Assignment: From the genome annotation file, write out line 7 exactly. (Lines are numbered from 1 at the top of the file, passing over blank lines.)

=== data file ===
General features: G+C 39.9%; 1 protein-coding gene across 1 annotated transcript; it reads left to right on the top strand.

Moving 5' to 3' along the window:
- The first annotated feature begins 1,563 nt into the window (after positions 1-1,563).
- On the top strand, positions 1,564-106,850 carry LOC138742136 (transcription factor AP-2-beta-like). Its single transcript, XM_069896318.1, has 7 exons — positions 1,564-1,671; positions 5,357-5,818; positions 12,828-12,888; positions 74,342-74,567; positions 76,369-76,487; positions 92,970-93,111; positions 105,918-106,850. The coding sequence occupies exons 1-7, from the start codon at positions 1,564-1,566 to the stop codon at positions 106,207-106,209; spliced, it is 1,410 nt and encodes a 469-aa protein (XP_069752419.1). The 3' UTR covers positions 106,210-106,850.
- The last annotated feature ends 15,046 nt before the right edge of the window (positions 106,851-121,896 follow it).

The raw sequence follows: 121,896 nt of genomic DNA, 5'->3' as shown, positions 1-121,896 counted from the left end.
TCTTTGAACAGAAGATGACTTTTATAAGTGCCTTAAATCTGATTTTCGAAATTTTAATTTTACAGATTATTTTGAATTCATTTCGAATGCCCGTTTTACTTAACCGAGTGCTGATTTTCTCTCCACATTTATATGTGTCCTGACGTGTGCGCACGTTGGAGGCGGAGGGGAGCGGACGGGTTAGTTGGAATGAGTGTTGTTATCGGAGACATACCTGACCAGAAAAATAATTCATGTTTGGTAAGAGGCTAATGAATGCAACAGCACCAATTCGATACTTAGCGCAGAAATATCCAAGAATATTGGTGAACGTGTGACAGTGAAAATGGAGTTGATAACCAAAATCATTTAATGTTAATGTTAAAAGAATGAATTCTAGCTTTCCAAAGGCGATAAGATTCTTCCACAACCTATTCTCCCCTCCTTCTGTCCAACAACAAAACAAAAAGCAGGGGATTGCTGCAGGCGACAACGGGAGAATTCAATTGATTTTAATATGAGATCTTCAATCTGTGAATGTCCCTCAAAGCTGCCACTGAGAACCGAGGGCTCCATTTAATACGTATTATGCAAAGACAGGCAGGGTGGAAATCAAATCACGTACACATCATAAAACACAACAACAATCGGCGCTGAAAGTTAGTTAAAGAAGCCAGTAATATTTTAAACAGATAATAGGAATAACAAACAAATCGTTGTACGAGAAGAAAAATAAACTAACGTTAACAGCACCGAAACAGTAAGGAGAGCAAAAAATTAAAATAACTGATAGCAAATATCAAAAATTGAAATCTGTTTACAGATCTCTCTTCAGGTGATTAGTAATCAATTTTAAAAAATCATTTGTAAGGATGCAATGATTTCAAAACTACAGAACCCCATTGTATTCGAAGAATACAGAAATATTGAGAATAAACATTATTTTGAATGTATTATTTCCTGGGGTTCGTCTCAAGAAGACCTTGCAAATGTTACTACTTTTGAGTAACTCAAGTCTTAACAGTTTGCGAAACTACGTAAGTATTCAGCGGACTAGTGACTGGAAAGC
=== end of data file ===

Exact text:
TCTTTGAACAGAAGATGACTTTTATAAGTGCCTTAAATCTGATTTTCGAAATTTTAATTTTACAGATTATTTTGAATTCATTTCGAATGCCCGTTTTACTTAACCGAGTGCTGATTTTCTCTCCACATTTATATGTGTCCTGACGTGTGCGCACGTTGGAGGCGGAGGGGAGCGGACGGGTTAGTTGGAATGAGTGTTGTTATCGGAGACATACCTGACCAGAAAAATAATTCATGTTTGGTAAGAGGCTAATGAATGCAACAGCACCAATTCGATACTTAGCGCAGAAATATCCAAGAATATTGGTGAACGTGTGACAGTGAAAATGGAGTTGATAACCAAAATCATTTAATGTTAATGTTAAAAGAATGAATTCTAGCTTTCCAAAGGCGATAAGATTCTTCCACAACCTATTCTCCCCTCCTTCTGTCCAACAACAAAACAAAAAGCAGGGGATTGCTGCAGGCGACAACGGGAGAATTCAATTGATTTTAATATGAGATCTTCAATCTGTGAATGTCCCTCAAAGCTGCCACTGAGAACCGAGGGCTCCATTTAATACGTATTATGCAAAGACAGGCAGGGTGGAAATCAAATCACGTACACATCATAAAACACAACAACAATCGGCGCTGAAAGTTAGTTAAAGAAGCCAGTAATATTTTAAACAGATAATAGGAATAACAAACAAATCGTTGTACGAGAAGAAAAATAAACTAACGTTAACAGCACCGAAACAGTAAGGAGAGCAAAAAATTAAAATAACTGATAGCAAATATCAAAAATTGAAATCTGTTTACAGATCTCTCTTCAGGTGATTAGTAATCAATTTTAAAAAATCATTTGTAAGGATGCAATGATTTCAAAACTACAGAACCCCATTGTATTCGAAGAATACAGAAATATTGAGAATAAACATTATTTTGAATGTATTATTTCCTGGGGTTCGTCTCAAGAAGACCTTGCAAATGTTACTACTTTTGAGTAACTCAAGTCTTAACAGTTTGCGAAACTACGTAAGTATTCAGCGGACTAGTGACTGGAAAGC